According to Eric's notes, Nancy's husband Michael Harris died while enroute. He also states that four years after Rebecca's death, Dennis married his sister-in-law, Nancy Culpepper Harris.

Letter written by Dennis, over thirty years after the war, to his daughter Media Welch Sheppard. Media (Almeda) was born a year or so after the war was over. Rebecca Culpepper, the wife of Dennis and mother of Media, apparently had died prior to this letter being written.

                         Selma Alabama
                         June 4, 1896

Mrs. Media Sheppard
Newton, Miss.

     My dear and loving daughter and little ones...(unreadable line)
     Was truly sorry to hear that you had been sick, but thank God that you are up Media. Dr. Ross is one of the best Christians that you have got in that section. God will surely bless him in all his laudable undertakins (sic).
     Media I don't know when I will be at home. If any of you gets sick let me know at once. I can say to you Media that I am in the best of health but I am not satisfied & feel so lonely and meloncolly (sic). My all is gone. She was all my life to me. But alas she is gone the way of all the earth. I will have to ly (sic) down in the cold and icy arms of death, but I hope that I can be ready when the sommons (sic) comes.
     Media if I was you I would go about among the children til you get harty (sic). You want rest, and re..... up and don't sturdy (?) about your condition. You will be cared for. You and your little ones I am as well satisfied help as I would be any where (anyway?). Warren is a good boy to me and so is .... I feel my losses but I hope I will get over all my troubels (sic) after a while. Tell Lem that I will write to him soon. Warren's little family are well. Paris has been sick for a few days but he is better now.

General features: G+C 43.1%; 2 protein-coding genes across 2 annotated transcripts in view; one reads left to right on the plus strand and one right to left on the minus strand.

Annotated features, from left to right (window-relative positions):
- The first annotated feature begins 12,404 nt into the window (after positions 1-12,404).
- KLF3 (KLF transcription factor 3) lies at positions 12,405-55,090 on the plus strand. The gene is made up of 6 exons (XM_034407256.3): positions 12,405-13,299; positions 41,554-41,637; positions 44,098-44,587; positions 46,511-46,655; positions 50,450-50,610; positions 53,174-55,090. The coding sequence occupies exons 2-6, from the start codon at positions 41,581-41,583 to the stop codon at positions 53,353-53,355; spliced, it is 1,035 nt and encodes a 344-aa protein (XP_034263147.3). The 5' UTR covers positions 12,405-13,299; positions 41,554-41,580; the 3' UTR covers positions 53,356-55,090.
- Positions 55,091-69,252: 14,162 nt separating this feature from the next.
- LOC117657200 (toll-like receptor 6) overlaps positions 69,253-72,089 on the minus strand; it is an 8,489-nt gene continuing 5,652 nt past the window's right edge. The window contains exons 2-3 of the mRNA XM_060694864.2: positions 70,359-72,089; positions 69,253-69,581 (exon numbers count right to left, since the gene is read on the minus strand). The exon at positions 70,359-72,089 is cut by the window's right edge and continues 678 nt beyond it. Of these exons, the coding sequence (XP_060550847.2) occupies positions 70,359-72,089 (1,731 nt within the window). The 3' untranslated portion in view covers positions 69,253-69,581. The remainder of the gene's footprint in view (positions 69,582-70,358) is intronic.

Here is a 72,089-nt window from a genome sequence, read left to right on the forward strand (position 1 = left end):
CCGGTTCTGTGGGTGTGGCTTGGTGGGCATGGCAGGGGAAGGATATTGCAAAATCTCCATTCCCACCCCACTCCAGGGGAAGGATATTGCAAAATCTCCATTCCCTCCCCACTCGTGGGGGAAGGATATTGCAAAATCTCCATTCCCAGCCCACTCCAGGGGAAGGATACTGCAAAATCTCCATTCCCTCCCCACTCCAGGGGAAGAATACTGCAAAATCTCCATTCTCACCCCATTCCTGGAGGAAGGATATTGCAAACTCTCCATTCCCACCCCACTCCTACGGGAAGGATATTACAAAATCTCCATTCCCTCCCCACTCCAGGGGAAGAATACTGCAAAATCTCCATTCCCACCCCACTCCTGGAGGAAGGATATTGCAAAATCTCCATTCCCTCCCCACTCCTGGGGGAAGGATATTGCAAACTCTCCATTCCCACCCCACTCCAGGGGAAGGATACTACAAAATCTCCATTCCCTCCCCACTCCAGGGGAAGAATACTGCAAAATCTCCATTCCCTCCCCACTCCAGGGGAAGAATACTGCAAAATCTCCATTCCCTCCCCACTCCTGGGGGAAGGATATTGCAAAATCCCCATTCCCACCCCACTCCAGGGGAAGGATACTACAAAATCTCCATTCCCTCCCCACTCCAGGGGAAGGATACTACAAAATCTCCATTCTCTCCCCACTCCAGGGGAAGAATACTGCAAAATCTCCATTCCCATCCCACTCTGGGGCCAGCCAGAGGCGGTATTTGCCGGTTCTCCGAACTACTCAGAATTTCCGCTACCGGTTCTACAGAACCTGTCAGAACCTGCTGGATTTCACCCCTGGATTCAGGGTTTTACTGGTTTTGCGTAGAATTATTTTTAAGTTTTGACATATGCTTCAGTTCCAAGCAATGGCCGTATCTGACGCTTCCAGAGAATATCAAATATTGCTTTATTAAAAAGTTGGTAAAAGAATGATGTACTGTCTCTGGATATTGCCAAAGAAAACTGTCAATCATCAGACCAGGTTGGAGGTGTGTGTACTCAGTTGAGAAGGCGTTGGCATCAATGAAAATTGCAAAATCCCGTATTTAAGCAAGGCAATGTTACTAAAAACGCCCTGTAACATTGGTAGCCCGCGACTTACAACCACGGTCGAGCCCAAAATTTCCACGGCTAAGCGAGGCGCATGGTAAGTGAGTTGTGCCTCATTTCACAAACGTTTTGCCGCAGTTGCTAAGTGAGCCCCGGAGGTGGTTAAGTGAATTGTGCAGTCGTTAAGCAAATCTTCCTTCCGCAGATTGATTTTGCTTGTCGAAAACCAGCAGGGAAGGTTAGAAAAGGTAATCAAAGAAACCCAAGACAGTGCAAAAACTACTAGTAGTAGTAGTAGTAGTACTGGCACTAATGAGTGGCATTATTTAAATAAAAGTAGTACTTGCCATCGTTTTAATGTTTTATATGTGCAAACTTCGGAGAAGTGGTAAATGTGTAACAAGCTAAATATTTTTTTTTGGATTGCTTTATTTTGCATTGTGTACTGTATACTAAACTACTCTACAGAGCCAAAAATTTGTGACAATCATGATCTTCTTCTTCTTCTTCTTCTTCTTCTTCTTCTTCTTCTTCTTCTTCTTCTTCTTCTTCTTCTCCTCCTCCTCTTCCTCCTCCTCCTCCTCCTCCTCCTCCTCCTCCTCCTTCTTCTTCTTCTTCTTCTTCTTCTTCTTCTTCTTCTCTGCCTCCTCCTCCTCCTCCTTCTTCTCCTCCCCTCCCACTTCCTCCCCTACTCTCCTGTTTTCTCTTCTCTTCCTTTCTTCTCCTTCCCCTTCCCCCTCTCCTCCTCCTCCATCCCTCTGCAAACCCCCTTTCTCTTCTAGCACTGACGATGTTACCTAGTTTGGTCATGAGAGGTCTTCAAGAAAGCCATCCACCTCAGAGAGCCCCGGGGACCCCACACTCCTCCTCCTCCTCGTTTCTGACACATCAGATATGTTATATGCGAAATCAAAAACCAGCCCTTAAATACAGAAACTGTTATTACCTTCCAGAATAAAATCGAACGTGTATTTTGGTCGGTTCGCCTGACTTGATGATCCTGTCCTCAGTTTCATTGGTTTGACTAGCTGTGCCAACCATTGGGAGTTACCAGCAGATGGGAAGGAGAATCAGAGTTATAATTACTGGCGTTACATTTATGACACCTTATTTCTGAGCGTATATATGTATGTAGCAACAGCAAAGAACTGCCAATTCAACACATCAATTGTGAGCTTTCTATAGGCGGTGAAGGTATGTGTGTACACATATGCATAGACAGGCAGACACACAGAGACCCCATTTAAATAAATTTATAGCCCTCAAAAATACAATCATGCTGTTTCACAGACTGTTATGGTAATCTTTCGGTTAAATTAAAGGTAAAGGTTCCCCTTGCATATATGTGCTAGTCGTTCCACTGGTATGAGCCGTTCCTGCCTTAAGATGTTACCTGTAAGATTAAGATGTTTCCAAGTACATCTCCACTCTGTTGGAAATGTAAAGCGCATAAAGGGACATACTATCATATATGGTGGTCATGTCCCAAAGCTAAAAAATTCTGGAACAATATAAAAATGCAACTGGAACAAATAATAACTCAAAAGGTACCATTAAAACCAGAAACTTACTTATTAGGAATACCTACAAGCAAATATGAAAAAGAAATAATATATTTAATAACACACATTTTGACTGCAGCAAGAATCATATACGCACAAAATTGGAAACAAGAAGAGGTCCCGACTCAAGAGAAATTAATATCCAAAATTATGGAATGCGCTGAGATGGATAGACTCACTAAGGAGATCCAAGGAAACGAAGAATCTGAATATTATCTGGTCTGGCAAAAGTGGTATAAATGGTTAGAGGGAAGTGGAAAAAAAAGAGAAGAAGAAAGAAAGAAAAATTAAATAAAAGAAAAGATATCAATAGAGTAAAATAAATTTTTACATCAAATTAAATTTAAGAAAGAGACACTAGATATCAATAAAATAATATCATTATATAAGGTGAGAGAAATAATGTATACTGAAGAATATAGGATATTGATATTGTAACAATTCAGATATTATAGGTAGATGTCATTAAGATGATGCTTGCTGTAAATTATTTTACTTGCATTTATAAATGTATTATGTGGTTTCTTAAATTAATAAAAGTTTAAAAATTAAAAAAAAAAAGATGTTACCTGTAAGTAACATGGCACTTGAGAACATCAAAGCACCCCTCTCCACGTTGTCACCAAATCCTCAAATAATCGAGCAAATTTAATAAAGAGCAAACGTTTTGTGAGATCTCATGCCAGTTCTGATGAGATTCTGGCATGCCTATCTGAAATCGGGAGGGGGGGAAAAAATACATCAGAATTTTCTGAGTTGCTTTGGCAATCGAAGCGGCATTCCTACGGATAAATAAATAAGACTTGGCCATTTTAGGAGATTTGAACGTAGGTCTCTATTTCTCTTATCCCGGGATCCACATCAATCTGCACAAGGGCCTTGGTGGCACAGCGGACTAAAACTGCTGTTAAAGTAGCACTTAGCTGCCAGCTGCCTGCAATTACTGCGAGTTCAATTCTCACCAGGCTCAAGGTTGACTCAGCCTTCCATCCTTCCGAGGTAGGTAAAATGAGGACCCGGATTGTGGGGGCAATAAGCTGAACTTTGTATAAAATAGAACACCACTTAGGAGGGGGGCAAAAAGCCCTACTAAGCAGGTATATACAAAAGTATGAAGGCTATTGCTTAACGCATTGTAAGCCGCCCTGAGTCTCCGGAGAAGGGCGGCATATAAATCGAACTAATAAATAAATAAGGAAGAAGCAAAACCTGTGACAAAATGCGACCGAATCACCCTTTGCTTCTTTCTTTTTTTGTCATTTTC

Well Media take care of your self the best you can. If I was at home I could not get any work to do so I had as well s.... our hear. See after Philip and take care of him. Give him good advice and tell him to keep good company.
     Give my love to all my children and gran children (sic) and write and tell me all the news. Write where Jim(?) is. I want to write to him. I must close for want of space & remain your affectionate Father.

                         Dennis Welch.3  

Family

Rebecca I. Culpepper (20 Nov 1836 - 29 Feb 1896)
Marriage*5 Feb 1854 He married Rebecca I. Culpepper at Lauderdale Co., Mississippi, on 5 Feb 1854 at age 26.2 
Last Edited16 Mar 2011

Citations

  1. E-mail written 1999 to Lew Griffin from Larry & Kathy Welch.
  2. Hunting For Bears, compiler, Mississippi Marriages, 1776-1935, Online database at Ancestry.com, 2004.
    http://www.ancestry.com/search/db.aspx?dbid=7842
    Rebecca Culpepper and Dennis Welch married 5 Feb 1854 in Lauderdale Co., MS.
  3. Material provided to Culpepper Connections! by a great-granddaughter of Dennis Welch, Sarah Brooks of Gulfport, MS.